- Associated Press - Sunday, May 4, 2014
Teacher funds in St. Paul, Duluth could get boost

ST. PAUL, Minn. (AP) - A bill headed to Gov. Mark Dayton’s desk would provide $14.3 million a year to the Duluth teachers’ pension fund and another $7 million per year to the St. Paul Teachers’ Retirement Fund.

The funding was part of a larger bill the Senate passed Thursday, the St. Paul Pioneer Press reported (http://bit.ly/1rSUAlmhttp://bit.ly/1rSUAlm ). The House passed the measure last month.

The St. Paul fund needs assistance because it doesn’t have enough assets to cover its liabilities, said Senate President Sandra Pappas, DFL-St Paul. She said the Legislature had decided in 1978 to help the district by allowing it to reduce its payments to the fund, but the end result was a long-term shortfall.

Republican senators argued that the funding amounted to bailouts for St. Paul and Duluth. They proposed amendments to reduce or block the payments but were unsuccessful.

The state aid would continue until the pension plans are fully funded. That’s predicted to happen in 2042.

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Minnesota fish-poaching cases going nowhere

MINNEAPOLIS (AP) - Federal officials promised an aggressive crackdown on fish poaching from lakes in northern Minnesota but the court cases have languished, raising concerns that unchecked poaching could ruin the catch for law-abiding anglers.

U.S. prosecutors announced 10 federal indictments last year, but four cases were dismissed, four more were overturned at a judge’s discretion and two remain on hold, the Minneapolis Star Tribune reported (http://strib.mn/1kCAsBxhttp://strib.mn/1kCAsBx ).

The 10 men were accused of illegally catching and selling hundreds of thousands of dollars’ worth of walleyes and other fish from the Red Lake and Leech Lake Indian reservations. Other people were charged in state and tribal courts.

The federal cases haven’t gone well, though. Prosecutors themselves requested dropping four cases because the language of the indictments was flawed.

U.S. District Judge John Tunheim overturned four others, citing a 177-year-old Indian treaty that he said trumped the case brought by federal prosecutors. That ruling has led to an appeal, and the remaining two cases have been placed on hold pending the outcome of the appeal.

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Theft charges for worker at Minnesota nursing home

HIBBING, Minn. (AP) - A St. Louis County nursing home worker has been charged with stealing jewelry from residents, including a ring that she allegedly took from the hand of a woman who was awake.

Terri K. Stephens, of Nashwauk, was charged last week with theft and financial exploitation. She no longer works at the Guardian Angels Health & Rehabilitation Center, the Hibbing Daily Tribune reported Saturday (http://bit.ly/1rSYtXuhttp://bit.ly/1rSYtXu ).

A home telephone listing for the 53-year-old Nashwauk couldn’t be found Sunday, and it wasn’t clear if she had a lawyer.

Prosecutors say residents at the center reported that gold jewelry had disappeared from their rooms. Police contacted a local pawn shop, which confirmed that it had bought some of the jewelry.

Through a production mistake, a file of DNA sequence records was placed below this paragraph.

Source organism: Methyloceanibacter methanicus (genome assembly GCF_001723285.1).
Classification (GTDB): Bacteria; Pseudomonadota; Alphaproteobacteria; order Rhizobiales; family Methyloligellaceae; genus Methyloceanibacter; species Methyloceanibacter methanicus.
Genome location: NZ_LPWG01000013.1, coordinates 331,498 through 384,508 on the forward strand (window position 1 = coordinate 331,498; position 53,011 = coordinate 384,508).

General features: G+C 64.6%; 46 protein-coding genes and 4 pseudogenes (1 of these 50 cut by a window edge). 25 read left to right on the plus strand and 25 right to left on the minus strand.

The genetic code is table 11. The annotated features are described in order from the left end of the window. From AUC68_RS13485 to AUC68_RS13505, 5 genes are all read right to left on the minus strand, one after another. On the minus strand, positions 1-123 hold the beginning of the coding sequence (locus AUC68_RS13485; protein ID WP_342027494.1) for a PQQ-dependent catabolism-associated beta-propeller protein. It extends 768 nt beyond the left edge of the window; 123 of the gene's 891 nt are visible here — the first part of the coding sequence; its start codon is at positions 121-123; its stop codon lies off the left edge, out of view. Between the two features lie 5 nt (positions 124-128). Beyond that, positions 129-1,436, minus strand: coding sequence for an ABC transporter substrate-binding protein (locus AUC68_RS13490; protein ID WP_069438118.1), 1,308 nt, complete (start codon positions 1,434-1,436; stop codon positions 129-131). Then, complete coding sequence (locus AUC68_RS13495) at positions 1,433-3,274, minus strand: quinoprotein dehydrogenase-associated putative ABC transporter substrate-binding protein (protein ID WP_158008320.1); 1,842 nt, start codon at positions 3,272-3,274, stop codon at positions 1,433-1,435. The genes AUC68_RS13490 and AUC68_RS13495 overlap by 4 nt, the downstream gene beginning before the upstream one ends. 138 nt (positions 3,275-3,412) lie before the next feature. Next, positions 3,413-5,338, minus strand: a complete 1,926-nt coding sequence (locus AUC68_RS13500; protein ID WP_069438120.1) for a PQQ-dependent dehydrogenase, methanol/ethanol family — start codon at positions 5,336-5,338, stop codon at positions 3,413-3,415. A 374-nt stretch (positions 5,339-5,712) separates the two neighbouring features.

Stephens told investigators she had taken gold jewelry from residents and pawned it for cash, the criminal complaint alleges. She said she removed a ring from one woman’s hand and replaced it with “a junk ring from her own home,” the complaint said.

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Ice recedes as Minnesota fishing opener approaches

MINNEAPOLIS (AP) - The ice is receding as Minnesota’s fishing opener approaches, and that has longtime Leech Lake resort owners Steve Jacobson and Roy Huddle breathing a little easier and optimistic for a strong start to the season.

Despite a record cold winter, more of Minnesota’s lakes are expected to be ice-free when Minnesota’s walleye season opens on Saturday than were clear for last year’s opener. Gov. Mark Dayton had to fish on a river last year because the lakes near Park Rapids were still frozen over, but Gull Lake near Nisswa is expected to be wide open for the 2014 Minnesota Governor’s Fishing Opener.

The Department of Natural Resources’ online ice-out map for the state showed that many lakes across the southern two-thirds of the state were ice-free by Friday. The dividing line closely followed U.S. Highway 2 from Duluth to East Grand Forks. Even north of that line, many smaller lakes should be open and many larger lakes should at least have some open water come next weekend.

Leech Lake in north-central Minnesota is right on that dividing line. It’s become a success story in recent years with a resurgent walleye population that has allowed the DNR to relax the lake’s size restrictions for the upcoming season. Anglers will be allowed to keep four walleyes up to 20 inches long instead of 18 inches like last season. All walleyes within the 20- to 26-inch “slot” must be released, although one trophy walleye longer than 26 inches may be kept.

That’s exciting for Larry Jacobson, owner of Hiawatha Beach Resort on the west end of the lake, who was looking out at a wide open Steamboat Bay on Friday.

Copyright © 2016 The Washington Times, LLC.

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